Based on their experiences as software developers and the pair programming practices they use at Oxygen Media, Wendy Friedlander and Oksana Udovitska describe the principles of pair programming, explain why it is a worthwhile practice, and show you how to get started. They share ways to take full advantage of pairing and how to cope with its challenges. For those new to pair programming, this class serves as a good introduction and includes concrete first steps for getting into a new way of programming. For those already working in a pairing environment, Wendy and Oksana include some novel viewpoints and interesting discussions on familiar topics. Additionally, everyone will benefit from the interactive and fun games for improving and enhancing communication skills. Being women in a male-dominated profession gives Wendy and Oksana unique perspectives and insights into pairing which they are eager to share.
Software development methodologies try to improve quality by promoting the tactic of testing "early and often." When a defect is detected, a report is filed, the developer tries to reproduce and repair the problem, and then testing must verify that the modification corrected the problem and did not create any new problems. Because it doesn't prevent the same types of errors from recurring, this approach is time consuming, costly, and inefficient. Errors are introduced into the product at various stages- requirements definition, design, and coding. If we focus our efforts on eliminating defects at the points of error introduction, we can reduce the time spent on error detection and correction. Shankar Krishnamoorthy discusses the best practices for error prevention that Aspire Systems has discovered in their experience of developing almost three hundred products.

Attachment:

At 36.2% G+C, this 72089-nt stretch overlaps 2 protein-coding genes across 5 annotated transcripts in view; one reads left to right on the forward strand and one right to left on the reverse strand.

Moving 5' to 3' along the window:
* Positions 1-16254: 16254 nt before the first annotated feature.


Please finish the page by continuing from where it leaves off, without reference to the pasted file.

Shankar Krishnamoorthy, Krishna Sivaramakrishnan, and Aparna Venkateshwaran, Aspire Systems